I’ve always been comfortable writing and I started writing at a young age. In fact, I often find that I can express myself in words much better than through any other mode of communication. Like Lucas I was initially drawn to art, and I was decent, but I clearly wasn’t gifted like some of my friends so I started to focus on writing. I had written a couple of reviews for a friend’s now defunct punk website, but I just wasn’t feeling it at the time and that soon fizzled.

- Do you remember from when did you start to follow regularly Temple of Perdition ? Any special interview(s) or review(s) that caught your attention ?

I can’t remember exactly when I first came across the mighty Temple, but it definitely popped up from time-time-time as I was checking out new bands or looking for interviews. I remember coming across a request from Steph looking for new writers. At the time I was contributing for Doommantia and I figured writing for another site would allow me the freedom to cover bands that had already been reviewed by Ed or one of Doommantia’s other writers.

The one thing that really caught my attention with Temple of Perdition’s reviews was Steph’s enthusiasm and love of metal, in particular doom. To top it off I think Steph is a pretty gifted interviewer. Some of the early interviews that I really dug included conversations with Ice Dragon, Lord Vicar, and the Wounded Kings. Non-Steph interviews that I consider classics are Ron Rochondo’s interview with Jon from Pilgrim and Grant of In the Company of Serpents fame interviewing Fister. Both were extremely different, yet killer.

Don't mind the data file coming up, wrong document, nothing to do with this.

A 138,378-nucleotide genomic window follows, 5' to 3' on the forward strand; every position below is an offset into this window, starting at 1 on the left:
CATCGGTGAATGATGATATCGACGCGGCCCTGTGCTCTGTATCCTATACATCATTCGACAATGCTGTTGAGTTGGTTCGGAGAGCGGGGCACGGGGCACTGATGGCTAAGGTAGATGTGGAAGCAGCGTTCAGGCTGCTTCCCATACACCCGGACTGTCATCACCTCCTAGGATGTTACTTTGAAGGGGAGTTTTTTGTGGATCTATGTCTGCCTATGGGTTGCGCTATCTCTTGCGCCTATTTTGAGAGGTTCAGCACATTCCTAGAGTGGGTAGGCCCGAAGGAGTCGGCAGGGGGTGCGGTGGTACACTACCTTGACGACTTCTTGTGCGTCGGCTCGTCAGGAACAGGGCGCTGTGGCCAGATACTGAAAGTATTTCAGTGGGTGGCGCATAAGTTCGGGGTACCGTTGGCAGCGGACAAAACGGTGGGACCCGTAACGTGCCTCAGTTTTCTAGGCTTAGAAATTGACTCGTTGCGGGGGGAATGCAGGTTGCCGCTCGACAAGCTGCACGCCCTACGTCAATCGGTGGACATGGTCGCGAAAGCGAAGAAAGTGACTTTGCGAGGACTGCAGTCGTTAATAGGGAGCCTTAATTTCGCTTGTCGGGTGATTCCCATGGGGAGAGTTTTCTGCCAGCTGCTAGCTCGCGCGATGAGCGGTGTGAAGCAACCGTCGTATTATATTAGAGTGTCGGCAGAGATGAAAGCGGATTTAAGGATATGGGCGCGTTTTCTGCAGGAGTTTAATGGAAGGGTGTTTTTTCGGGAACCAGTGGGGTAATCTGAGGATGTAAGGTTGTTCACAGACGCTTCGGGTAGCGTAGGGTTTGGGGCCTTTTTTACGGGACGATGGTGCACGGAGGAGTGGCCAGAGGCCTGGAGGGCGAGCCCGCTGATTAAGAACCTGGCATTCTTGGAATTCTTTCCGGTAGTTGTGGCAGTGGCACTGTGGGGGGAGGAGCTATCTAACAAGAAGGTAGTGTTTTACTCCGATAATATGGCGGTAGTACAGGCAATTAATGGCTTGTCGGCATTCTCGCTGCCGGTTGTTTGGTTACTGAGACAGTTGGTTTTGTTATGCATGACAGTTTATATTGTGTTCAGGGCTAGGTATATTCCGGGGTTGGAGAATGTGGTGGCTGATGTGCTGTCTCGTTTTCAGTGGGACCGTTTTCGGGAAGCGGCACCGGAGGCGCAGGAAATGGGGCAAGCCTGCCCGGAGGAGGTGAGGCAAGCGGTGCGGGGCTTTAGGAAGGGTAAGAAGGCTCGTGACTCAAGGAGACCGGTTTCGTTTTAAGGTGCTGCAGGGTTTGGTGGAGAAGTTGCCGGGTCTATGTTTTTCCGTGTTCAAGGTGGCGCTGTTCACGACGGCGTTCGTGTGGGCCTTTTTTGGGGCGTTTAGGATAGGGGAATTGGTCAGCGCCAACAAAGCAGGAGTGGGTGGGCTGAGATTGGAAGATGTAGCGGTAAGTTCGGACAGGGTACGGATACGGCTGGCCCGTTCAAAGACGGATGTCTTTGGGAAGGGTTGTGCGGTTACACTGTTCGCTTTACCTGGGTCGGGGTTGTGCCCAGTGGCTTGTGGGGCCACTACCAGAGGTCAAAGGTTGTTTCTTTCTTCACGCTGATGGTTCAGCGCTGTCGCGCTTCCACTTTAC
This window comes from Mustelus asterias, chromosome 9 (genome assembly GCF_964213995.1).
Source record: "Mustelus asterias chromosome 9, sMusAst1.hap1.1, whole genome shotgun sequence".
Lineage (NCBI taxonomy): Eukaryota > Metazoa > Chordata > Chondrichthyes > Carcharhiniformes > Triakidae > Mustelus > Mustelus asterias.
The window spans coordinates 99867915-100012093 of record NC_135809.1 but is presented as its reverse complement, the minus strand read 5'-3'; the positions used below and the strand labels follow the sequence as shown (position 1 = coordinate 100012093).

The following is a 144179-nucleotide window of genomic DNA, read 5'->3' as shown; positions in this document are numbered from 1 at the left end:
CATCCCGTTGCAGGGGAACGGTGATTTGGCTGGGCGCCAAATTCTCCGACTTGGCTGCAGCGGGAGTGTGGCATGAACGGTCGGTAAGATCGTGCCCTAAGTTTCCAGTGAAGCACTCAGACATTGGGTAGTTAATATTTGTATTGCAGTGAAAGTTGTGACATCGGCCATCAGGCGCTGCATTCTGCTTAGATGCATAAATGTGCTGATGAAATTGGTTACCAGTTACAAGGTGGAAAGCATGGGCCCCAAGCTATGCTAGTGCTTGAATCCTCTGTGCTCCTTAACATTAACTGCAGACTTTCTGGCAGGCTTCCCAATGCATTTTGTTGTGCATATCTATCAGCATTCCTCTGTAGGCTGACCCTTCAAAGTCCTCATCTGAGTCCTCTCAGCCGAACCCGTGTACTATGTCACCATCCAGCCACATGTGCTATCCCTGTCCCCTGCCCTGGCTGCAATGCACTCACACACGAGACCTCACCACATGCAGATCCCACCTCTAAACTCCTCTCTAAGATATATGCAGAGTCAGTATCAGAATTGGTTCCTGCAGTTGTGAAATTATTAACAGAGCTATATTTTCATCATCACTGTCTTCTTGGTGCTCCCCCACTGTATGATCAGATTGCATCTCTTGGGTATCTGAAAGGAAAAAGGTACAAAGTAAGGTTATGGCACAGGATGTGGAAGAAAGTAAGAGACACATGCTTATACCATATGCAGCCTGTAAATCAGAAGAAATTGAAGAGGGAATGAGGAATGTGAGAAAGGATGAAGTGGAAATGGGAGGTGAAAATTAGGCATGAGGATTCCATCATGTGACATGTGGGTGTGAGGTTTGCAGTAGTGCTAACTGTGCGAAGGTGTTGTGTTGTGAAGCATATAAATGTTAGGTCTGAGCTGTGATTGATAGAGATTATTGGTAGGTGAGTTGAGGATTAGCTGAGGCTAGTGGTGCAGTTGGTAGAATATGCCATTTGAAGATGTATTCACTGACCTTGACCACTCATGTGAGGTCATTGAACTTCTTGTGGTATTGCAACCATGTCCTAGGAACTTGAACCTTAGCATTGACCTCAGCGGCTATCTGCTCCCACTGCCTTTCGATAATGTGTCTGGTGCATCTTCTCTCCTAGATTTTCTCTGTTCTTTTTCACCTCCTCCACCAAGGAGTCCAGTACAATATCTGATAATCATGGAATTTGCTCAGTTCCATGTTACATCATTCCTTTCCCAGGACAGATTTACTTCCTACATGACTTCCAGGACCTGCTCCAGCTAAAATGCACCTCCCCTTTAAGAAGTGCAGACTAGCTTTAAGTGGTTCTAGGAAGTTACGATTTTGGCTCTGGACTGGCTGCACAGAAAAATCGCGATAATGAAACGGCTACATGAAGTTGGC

- You’ve got all other various activities related to Metal (own blog for Lucas + other contributions too - just like Andreas, Aleksey and Ulla who has also a podcast… I’m sure that Steve would do something else too, if he wasn’t studying too beside working ! Do you manage to find enough time and the right balance between this and the usual daily life (work, family, etc…) ?